LONDON (Reuters) - Dissident Chinese artist and free speech advocate Ai Weiwei has called on Britain’s government to do more to help refugees streaming across European borders, while praising Germany for its “very civilized” response to the crisis.
Ai, often described as China’s most high-profile artist, was speaking at a news conference on Friday to mark the opening of his new exhibition at London’s Royal Academy of Art. It is the first he has been able to open in person since Chinese authorities returned his passport in July, having confiscated it four years earlier.
Ai, who divides his time between Berlin and Beijing, said: “I really feel very proud that Germany has acted very civilized.. .to receive those much less fortunate and desperate people.”
But he added: “I believe British people also have very strong compassion and I think the government should take a better position on that.”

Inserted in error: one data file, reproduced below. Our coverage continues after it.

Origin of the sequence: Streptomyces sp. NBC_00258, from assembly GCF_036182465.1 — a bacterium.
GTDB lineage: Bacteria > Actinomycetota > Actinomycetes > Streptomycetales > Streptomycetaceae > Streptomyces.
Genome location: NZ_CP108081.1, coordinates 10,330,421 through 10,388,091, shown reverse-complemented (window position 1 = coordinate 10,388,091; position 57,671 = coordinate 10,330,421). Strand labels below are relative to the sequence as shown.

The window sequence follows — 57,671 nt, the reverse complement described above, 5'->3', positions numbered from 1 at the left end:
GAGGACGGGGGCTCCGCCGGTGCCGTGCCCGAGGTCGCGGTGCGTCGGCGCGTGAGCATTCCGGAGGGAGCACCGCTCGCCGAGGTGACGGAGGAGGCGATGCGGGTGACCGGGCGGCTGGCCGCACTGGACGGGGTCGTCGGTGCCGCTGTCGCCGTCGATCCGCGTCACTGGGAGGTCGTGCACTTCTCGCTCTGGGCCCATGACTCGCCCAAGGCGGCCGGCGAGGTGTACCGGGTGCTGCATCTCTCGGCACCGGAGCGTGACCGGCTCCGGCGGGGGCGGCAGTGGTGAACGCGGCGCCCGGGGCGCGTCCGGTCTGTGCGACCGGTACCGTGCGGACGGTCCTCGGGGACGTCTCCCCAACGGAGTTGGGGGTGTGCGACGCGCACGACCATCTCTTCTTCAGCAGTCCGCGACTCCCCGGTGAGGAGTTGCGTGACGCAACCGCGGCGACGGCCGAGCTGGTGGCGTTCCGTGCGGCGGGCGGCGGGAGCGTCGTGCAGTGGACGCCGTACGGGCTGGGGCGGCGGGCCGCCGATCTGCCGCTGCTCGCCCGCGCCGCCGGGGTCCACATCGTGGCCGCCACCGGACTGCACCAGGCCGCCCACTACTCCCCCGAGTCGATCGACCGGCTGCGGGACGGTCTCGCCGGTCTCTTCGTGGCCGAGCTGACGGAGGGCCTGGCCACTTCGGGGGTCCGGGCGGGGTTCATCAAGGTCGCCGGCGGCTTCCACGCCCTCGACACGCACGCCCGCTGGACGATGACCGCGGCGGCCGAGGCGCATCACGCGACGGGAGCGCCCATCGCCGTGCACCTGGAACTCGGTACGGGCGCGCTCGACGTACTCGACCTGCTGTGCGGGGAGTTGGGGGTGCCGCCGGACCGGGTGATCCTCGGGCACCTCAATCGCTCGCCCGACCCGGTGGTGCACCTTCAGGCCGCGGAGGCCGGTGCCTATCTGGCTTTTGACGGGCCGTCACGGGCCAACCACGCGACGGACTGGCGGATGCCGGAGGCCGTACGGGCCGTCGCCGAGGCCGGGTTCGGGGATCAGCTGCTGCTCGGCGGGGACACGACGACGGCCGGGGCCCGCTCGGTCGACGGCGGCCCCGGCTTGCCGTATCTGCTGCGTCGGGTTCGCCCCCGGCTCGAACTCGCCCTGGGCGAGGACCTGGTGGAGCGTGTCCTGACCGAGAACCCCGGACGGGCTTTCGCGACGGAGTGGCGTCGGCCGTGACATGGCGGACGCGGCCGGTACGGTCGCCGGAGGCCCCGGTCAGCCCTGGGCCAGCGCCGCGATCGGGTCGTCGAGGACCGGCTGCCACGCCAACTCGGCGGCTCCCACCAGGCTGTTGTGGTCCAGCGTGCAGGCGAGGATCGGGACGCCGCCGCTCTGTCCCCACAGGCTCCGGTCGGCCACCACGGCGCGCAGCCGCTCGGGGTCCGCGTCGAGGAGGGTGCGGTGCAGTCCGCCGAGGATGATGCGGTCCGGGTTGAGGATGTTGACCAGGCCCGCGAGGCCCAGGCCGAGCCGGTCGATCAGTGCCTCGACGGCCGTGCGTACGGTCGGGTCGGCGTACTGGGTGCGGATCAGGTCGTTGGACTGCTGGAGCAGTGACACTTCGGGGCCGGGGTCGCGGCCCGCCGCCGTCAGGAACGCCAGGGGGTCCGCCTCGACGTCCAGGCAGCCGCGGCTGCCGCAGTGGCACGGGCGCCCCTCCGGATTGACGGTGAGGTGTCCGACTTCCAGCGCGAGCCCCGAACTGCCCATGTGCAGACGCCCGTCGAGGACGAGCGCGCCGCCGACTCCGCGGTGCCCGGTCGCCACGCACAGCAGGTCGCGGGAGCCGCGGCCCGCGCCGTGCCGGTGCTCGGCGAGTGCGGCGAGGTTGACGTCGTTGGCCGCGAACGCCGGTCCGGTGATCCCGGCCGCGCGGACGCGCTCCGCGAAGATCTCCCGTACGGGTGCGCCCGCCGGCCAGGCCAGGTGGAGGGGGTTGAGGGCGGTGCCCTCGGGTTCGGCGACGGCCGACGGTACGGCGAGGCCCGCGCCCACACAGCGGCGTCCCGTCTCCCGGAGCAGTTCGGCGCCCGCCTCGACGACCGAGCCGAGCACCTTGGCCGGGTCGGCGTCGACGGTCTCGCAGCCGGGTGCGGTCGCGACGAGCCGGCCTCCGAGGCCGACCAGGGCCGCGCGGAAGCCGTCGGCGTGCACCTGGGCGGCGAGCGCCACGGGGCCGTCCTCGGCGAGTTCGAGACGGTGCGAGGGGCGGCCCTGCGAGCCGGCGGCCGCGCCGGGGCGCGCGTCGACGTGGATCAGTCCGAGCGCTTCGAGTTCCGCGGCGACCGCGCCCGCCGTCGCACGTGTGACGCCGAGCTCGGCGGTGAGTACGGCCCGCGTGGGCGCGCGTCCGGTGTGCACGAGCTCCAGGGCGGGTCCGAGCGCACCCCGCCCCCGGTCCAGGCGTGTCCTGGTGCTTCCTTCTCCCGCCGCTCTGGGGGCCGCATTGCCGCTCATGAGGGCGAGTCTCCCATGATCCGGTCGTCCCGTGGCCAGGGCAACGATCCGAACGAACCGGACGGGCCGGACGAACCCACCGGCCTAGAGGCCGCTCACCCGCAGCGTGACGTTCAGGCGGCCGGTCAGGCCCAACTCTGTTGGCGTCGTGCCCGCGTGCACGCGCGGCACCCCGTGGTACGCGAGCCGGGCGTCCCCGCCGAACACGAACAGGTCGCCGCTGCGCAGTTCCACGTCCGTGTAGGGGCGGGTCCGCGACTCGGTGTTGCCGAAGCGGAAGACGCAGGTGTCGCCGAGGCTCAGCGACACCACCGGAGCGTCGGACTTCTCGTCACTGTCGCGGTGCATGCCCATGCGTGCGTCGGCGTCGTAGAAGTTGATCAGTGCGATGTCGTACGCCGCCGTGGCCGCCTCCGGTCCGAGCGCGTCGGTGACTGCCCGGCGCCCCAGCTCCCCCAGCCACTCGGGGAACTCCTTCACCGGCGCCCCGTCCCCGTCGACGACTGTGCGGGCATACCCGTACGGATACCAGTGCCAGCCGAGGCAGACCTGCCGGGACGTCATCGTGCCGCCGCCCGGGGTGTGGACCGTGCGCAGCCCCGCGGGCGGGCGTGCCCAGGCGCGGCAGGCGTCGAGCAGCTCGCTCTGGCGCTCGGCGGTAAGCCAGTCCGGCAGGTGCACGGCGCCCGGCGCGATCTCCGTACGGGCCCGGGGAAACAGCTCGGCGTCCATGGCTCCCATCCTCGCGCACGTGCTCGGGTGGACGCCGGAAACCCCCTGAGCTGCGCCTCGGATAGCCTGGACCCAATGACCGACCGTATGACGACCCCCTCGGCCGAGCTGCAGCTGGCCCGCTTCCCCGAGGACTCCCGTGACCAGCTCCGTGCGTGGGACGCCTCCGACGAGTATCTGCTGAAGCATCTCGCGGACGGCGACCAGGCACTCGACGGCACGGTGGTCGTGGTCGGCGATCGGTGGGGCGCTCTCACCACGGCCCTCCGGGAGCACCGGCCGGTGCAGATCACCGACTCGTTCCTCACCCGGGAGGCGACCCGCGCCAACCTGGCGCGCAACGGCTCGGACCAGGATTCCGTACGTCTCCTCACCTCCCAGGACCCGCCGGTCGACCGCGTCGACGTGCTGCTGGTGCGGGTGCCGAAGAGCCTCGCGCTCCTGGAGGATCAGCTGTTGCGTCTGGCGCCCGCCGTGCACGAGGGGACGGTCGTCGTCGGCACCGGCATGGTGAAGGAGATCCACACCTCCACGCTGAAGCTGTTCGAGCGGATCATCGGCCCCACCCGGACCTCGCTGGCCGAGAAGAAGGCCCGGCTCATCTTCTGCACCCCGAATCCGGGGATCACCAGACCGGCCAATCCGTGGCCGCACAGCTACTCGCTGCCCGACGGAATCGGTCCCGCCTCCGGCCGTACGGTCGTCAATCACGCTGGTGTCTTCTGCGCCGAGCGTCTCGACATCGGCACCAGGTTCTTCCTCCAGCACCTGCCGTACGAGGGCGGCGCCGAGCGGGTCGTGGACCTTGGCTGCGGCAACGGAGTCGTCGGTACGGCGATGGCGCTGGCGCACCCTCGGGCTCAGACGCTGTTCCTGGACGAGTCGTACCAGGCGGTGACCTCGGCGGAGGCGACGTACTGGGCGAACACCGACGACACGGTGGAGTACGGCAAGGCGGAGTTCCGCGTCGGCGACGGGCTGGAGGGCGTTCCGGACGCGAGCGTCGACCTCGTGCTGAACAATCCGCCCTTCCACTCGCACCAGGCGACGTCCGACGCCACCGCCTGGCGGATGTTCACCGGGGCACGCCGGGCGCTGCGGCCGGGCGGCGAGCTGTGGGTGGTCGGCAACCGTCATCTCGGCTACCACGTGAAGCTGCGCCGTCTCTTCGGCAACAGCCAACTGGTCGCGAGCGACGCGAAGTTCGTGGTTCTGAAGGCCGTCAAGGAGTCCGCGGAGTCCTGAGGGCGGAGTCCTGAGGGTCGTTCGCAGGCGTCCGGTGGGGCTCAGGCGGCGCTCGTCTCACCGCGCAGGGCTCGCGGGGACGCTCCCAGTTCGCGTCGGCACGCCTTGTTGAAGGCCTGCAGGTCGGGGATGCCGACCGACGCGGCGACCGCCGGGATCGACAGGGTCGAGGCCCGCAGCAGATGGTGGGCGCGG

Prime Minister David Cameron agreed last week to take in 20,000 Syrian refugees over the next five years, still a fraction of the 800,000 people Germany is expecting to host this year, after pressure mounted for Britain to bear a greater load.
Ai’s trip to Britain faced an obstacle earlier this year. In July he said he had been denied a six-month visa in favor of one with a shorter duration because he had not declared a criminal conviction.
Home Secretary Theresa May intervened to reverse the decision and granted a full six-month visa to Ai, who has never been charged or convicted of a crime but was imprisoned and fined in 2011 for alleged tax evasion.
He maintains the case was trumped up in retaliation for his criticism of the government.
Critics accused the British government of trying to avoid a situation in which Ai’s stay would overlap with that of Chinese President Xi Jinping, due to visit in October, in order to placate the Chinese government.
Ai said he could not comment whether the decision to refuse him a visa was a deliberate act, but added that he believed the British government was generally cautious about doing anything that would upset Beijing.
The exhibition “Ai Weiwei” runs from Sept. 19 to Dec. 13 at the Royal Academy in London.
Reporting by Angus Berwick; Editing by Mark Trevelyan